Recognition and Integration

It is not news that the Indian society does not accord the same respect for all types of employment and it is a proven fact that these waste pickers do not get the necessary admiration they deserve from either the State or the society as a whole. There has been cases of violence perpetrated against these social workers along with the constant harassment and humiliation meted out to them by the general public. It is also seen that even the government employed personnel are not provided with necessary protective equipment and gear when handling toxic wastes and are constantly exposed to shambolic hygienic conditions.

There should be a mechanism for the State to give its due recognition for these hardworking social workers and gradually integrate them into the society. Providing legal status and protection to the group of waste collectors and addressing any institutional and financial issues which are raised pertaining to the welfare of the workers should be of primary importance for the State to improve the current condition of the process of waste collection in the cities. An occupational identity and access to government welfare schemes will make it easy for local authorities to reduce its spending and get more people employed in the process of waste collection and segregation which would ultimately improve the process of treatment and disposal of wastes.

Monetary Compensation 

The waste pickers who are employed by the government are all daily wage labourers who depend on each day’s work to run their families. The others, not employed by the government, scrape through each day depending on the waste they collect each day to sell. It is known that every person responds to incentives and generally, the prospects of monetary benefits will attract better quality of work and engage more people in the field. The focus should be on incentivizing the waste pickers to perform better and do their work more diligently along with providing them financial security.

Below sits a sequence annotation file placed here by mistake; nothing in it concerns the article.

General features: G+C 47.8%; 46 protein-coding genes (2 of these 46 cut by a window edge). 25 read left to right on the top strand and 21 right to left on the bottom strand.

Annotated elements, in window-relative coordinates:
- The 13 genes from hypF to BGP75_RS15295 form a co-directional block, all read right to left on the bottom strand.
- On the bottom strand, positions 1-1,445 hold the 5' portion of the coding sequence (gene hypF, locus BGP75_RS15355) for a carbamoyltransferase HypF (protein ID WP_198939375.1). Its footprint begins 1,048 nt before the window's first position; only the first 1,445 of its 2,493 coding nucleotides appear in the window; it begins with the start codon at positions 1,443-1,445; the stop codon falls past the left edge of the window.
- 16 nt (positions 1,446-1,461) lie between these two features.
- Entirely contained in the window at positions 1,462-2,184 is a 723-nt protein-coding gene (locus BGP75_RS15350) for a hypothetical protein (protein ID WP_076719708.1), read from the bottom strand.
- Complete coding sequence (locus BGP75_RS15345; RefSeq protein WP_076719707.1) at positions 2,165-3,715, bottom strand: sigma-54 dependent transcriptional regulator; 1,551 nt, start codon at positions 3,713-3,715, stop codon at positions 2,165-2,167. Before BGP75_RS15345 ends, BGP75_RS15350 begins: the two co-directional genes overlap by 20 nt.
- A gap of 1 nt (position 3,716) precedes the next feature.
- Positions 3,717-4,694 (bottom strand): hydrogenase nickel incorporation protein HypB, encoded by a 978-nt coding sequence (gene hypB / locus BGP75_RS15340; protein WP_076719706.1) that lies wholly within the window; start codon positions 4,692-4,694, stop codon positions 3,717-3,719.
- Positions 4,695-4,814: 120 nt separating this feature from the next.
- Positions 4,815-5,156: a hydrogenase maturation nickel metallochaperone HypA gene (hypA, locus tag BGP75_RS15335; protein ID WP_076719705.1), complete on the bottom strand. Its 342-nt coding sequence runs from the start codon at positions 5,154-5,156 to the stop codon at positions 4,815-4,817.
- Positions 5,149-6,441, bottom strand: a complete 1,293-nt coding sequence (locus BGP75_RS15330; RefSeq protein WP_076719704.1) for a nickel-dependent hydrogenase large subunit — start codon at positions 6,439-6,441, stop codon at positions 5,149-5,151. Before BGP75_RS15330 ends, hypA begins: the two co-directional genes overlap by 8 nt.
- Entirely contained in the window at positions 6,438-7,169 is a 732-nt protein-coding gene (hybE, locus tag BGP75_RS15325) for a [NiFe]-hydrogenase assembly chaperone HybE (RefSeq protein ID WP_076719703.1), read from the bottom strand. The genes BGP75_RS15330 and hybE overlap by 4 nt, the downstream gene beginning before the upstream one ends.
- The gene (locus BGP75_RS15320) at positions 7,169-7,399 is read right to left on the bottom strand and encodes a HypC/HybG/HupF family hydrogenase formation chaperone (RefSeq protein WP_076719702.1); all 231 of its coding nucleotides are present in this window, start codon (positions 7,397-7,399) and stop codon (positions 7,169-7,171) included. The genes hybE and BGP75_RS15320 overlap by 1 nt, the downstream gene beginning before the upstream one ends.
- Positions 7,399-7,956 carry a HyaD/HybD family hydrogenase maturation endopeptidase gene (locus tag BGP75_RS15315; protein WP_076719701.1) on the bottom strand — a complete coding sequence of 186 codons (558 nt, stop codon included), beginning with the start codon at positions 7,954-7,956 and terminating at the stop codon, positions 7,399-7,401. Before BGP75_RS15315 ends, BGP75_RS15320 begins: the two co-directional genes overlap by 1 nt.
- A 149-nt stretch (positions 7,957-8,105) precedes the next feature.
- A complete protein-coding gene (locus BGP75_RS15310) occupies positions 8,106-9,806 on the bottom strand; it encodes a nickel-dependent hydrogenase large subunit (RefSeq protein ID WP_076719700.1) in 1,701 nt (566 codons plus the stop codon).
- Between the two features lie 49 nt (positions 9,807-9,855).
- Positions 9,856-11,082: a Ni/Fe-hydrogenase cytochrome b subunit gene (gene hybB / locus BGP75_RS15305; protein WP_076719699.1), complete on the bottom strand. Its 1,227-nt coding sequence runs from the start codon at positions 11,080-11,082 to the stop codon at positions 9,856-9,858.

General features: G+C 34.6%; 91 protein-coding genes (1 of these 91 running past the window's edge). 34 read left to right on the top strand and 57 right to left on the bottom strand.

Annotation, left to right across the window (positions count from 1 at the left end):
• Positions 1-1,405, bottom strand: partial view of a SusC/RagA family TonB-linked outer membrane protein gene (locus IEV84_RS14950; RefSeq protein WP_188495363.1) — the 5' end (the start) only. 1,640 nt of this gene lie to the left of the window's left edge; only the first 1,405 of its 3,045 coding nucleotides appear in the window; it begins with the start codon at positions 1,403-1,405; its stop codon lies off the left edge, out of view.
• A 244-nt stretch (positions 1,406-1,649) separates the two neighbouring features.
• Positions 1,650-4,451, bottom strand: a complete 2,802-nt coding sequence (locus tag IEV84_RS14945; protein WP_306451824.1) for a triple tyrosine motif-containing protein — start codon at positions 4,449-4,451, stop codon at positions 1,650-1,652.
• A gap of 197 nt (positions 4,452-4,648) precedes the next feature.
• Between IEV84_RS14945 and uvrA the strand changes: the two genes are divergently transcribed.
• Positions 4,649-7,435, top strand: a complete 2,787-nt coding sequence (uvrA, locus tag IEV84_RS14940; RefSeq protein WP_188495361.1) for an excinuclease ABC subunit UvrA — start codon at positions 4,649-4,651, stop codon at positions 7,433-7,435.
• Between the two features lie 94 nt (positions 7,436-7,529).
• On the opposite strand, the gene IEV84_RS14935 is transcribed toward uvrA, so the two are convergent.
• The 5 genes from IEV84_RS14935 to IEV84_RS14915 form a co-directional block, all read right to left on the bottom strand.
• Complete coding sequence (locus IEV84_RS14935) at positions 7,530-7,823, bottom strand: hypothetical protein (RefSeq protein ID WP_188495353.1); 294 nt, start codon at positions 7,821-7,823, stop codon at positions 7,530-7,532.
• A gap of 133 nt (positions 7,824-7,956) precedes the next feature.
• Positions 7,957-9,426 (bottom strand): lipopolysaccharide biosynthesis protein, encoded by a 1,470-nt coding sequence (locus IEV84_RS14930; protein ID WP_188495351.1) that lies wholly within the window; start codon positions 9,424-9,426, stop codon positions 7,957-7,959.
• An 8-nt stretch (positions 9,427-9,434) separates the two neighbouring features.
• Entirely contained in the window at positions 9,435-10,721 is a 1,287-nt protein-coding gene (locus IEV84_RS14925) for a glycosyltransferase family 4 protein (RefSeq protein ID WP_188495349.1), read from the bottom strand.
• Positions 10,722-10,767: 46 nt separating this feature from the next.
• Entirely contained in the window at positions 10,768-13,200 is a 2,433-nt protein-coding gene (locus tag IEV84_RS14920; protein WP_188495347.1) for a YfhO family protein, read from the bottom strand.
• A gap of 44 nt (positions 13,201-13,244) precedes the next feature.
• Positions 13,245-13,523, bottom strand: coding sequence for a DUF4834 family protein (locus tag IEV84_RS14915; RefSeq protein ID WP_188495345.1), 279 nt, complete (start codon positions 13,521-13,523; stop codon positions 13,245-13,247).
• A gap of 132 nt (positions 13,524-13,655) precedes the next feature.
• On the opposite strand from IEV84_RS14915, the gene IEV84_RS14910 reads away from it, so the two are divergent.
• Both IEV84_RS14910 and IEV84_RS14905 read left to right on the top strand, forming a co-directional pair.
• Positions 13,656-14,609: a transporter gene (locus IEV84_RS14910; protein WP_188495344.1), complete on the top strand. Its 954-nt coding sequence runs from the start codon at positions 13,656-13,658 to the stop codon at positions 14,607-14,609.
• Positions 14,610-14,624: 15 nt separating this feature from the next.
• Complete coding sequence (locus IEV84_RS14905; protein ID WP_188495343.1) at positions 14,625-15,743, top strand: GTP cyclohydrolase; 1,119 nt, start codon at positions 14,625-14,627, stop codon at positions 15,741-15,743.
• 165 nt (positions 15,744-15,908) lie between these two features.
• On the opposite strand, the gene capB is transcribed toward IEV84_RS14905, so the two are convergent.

Replacing the existing form of primary collection of wastes through street sweeping by house to house collection of wastes with a fee given for each house’s waste collection will help to create a stable financial situation for these workers. Direct cash benefit transfers and providing an extra monetary compensation for the best performing waste collectors under the ULB will help in making the process of waste segregation more efficient and streamlined in each city. This will also ensure an occupational identity for these workers and legitimise the role of the waste collector by the government.

Despite the Swachh Bharat initiative which was launched in 2016, there is a significant need for improving the process of waste management, especially in cities. The primacy of waste collection and segregation has emphasised on the need for waste pickers and collectors and their role in society. Addressing the issue at the onset of waste generation i.e. proper collection and segregation will help in allotment of more funds towards the process of treatment and disposal of these wastes. It is absolutely essential for the State and the general public to recognise the importance of these workers and help them attain a respectable role in society.  

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Post Disclaimer

The opinions expressed in this essay are those of the authors. They do not purport to reflect the opinions or views of CCS.